The Adi Parva narrates the history of the Bharata race in detail. This Parva also traces the history of the Bhrigu race. The early life of the princes of the two princely families of the Pandavas and the Kauravas is portrayed in this Parva of Mahabharata. The book first describes in detail about the ancestors of the great brothers. The Adi Parva, among the 18 Parvas of Mahabharata comprises of the first nineteen sub-parvas out of hundred. The sub-parvas belonging to the Adi Parva in chronological order are Paushya Parva, Pauloma Parva, Astika Parva, Adivansavatarana Parva, Sambhava Parva, Jatugriha Parva, Hidimva-vadha Parva, Vaka-vadha Parva, Chaitraratha Parva, Swayamvara Parva, Vaivahika Parva, Viduragamana Parva, Rajya-labha Parva, Arjuna-vanavasa Parva, Subhadra-harana Parva, Haranaharana Parva and Khandava-daha Parva. These sub-parvas, together describe the early life of the Pandavas and the kauravas and the differences of opinion between the two families from childhood.
It describes the incident at Varanasi, where a palace was constructed mainly with the use of Lac, a highly inflammable material. The Pandavas were told very highly of Benaras and about the newly-constructed palace for them and ultimately the five brothers and their mother Kunti went to live in that beautiful palace. When the Pandavas came to know the intention of Duryodhana, they were helped by one of the servants of Vidura who constructed an underground tunnel from that palace to a nearby forest and one night they escaped through the tunnel with their mother after setting fire in the house of Lac. Thus, the pandavas escaped from the Lakshagriha and while they were in the forest, Bhima killed the rakshasa named Hidimba and married his sister Hidimbi.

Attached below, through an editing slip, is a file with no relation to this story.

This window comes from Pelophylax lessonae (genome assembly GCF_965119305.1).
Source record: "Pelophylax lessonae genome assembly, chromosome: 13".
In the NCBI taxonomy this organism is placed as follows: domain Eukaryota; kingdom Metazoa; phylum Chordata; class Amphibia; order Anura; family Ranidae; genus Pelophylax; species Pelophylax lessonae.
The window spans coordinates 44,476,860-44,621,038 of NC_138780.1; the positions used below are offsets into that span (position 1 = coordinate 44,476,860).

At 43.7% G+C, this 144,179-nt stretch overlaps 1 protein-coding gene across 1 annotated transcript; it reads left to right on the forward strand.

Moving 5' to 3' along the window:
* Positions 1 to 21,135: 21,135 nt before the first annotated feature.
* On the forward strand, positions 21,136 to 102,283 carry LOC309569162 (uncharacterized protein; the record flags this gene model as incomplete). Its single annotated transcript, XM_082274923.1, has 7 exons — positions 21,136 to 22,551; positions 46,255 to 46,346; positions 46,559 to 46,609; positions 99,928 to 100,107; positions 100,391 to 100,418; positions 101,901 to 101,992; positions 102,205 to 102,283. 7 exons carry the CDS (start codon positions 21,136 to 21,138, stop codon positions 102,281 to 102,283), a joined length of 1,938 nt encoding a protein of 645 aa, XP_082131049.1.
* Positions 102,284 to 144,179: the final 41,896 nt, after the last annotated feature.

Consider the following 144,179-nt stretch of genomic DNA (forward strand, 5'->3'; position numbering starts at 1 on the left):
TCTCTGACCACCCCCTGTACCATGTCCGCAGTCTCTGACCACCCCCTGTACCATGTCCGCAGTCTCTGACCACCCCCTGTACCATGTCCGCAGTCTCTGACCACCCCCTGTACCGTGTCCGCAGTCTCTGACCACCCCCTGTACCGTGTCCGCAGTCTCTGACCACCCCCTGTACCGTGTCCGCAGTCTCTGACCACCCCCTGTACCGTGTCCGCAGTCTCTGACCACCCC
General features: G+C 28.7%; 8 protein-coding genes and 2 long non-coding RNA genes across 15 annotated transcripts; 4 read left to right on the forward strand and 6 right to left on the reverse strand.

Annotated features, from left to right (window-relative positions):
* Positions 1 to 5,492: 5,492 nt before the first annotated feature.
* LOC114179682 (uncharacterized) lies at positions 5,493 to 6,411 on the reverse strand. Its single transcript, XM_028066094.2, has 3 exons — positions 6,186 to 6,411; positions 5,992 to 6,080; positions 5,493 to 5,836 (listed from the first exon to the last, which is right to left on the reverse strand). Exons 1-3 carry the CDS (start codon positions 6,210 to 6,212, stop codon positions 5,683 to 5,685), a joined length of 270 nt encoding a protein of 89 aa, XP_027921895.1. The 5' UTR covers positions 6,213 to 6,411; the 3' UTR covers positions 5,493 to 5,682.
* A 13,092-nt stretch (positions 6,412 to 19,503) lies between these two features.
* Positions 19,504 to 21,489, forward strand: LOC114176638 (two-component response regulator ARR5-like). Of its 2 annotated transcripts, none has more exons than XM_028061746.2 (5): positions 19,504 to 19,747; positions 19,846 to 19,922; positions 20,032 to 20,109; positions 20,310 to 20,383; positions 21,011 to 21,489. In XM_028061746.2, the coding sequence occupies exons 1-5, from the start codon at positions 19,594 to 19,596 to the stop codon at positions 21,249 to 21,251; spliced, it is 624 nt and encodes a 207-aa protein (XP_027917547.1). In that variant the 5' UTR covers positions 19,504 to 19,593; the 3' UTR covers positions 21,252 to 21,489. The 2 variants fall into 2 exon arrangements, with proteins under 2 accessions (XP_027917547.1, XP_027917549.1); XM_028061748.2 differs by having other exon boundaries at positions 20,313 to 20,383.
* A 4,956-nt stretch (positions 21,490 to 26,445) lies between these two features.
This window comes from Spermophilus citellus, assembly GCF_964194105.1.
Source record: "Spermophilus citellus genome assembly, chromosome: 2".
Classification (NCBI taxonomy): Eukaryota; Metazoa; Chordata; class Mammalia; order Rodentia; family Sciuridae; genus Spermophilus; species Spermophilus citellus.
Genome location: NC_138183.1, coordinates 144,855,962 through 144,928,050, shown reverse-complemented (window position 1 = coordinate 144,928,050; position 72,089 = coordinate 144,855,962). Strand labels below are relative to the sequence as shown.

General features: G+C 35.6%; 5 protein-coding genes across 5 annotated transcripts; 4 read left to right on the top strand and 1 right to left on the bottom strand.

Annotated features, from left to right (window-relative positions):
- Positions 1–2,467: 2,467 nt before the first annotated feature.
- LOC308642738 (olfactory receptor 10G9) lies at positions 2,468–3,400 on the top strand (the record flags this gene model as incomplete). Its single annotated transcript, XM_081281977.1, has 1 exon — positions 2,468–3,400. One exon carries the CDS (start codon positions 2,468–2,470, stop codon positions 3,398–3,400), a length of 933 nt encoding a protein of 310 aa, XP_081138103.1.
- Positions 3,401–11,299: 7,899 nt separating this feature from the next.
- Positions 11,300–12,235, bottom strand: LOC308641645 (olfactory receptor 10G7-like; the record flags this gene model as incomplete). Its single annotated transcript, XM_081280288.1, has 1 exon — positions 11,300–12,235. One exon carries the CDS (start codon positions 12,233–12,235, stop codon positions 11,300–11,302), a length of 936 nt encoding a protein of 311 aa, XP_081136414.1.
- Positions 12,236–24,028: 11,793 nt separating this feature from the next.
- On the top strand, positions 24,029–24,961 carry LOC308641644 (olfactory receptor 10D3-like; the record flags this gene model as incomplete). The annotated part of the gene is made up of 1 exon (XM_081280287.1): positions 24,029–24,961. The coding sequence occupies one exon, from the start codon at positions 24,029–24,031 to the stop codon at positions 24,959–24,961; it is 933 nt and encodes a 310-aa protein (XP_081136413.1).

Death of Vaka
While the Pandavas lived in the house of a Brahmin in a village after their escape from the Lakshagriha, they came to know about a rakshasa by the name of Vaka, who lived close to the village. The rakshasa was given a cart full of rice, two buffaloes and a human being to eat and the villagers offer those things in turn, thus the turn of a family comes after several years. When Kunti came to know of it, she ordered Bhima to go with the cart. Bhima obeyed the orders of his mother and killed the rakshasa Vaka.
Marriage of Draupadi
The swayamvara of Draupadi has also been described in the Adi Parva. While the Pandavas were living with their mother in the guise of Brahmans in the town of Ekachakra, there came one staunch friend and another out of their past life to visit them quietly. From one of those friends they heard that Drupada, the king of Panchala, had announced the swayamvara of his beautiful daughter Draupadi. Arjuna won Draupadi in the swayamvara and as per the instructions of Kunti; all the five brothers married Draupadi.
The Pandavas lived with Draupadi and their mother Kunti in a village. They had made an agreement that the five brothers would live with Draupadi one by one and it started with Yudhisthir. It was also decided that if someone other that who was then living with Draupadi enters the chamber then he would be banished in the forest for twelve years. Once there came a Brahmin whose cattle was carried away by some thieves and he cried before Arjuna for help. Arjuna, thus without any thought entered the chamber where Yudhisthir and Draupadi were sitting and took his bow and arrow and helped the Brahim get back his cattle. Thus, Arjuna, according to the rule, went to the forest for twelve years. This section of the Mahabharata also speaks about the marriage of Subhadra with Arjuna.
The Adi Parva gives an account of the early life of the Pandavas and the Kauravas and the training of the princes under the guidance of Guru Dronacharya. The first Parva of the epic Mahabharata commences with the introduction of Ugrasrava, the son of Lomaharshana, surnamed as Sauti. Sauti was well-versed in the Puranas and once he approached the great sages of rigid vows in the forest of Naimisha. Having been entertained with due obedience by those holy men, he went on to recite the ascetics narrations. At his description he recollected his assembly of meditative Munis. It is also mentioned in the Adi Parva that the sacred and wonderful stories of Mahabharata were recited in full by Vaisampayana at the Snake-sacrifice of the royal sage Janamejaya.
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